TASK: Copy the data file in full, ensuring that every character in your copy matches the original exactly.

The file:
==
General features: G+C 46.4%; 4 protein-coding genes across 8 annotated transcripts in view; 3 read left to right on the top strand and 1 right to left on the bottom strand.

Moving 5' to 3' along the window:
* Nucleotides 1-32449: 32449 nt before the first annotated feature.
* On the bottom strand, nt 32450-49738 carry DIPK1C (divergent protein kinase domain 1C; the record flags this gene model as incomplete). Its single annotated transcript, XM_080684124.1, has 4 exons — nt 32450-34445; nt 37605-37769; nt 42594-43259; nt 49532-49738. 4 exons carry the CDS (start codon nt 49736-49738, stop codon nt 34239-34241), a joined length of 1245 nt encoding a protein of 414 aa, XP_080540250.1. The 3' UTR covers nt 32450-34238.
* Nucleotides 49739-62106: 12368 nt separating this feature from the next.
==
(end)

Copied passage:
General features: G+C 46.4%; 4 protein-coding genes across 8 annotated transcripts in view; 3 read left to right on the top strand and 1 right to left on the bottom strand.

Moving 5' to 3' along the window:
* Nucleotides 1-32449: 32449 nt before the first annotated feature.
* On the bottom strand, nt 32450-49738 carry DIPK1C (divergent protein kinase domain 1C; the record flags this gene model as incomplete). Its single annotated transcript, XM_080684124.1, has 4 exons — nt 32450-34445; nt 37605-37769; nt 42594-43259; nt 49532-49738. 4 exons carry the CDS (start codon nt 49736-49738, stop codon nt 34239-34241), a joined length of 1245 nt encoding a protein of 414 aa, XP_080540250.1. The 3' UTR covers nt 32450-34238.
* Nucleotides 49739-62106: 12368 nt separating this feature from the next.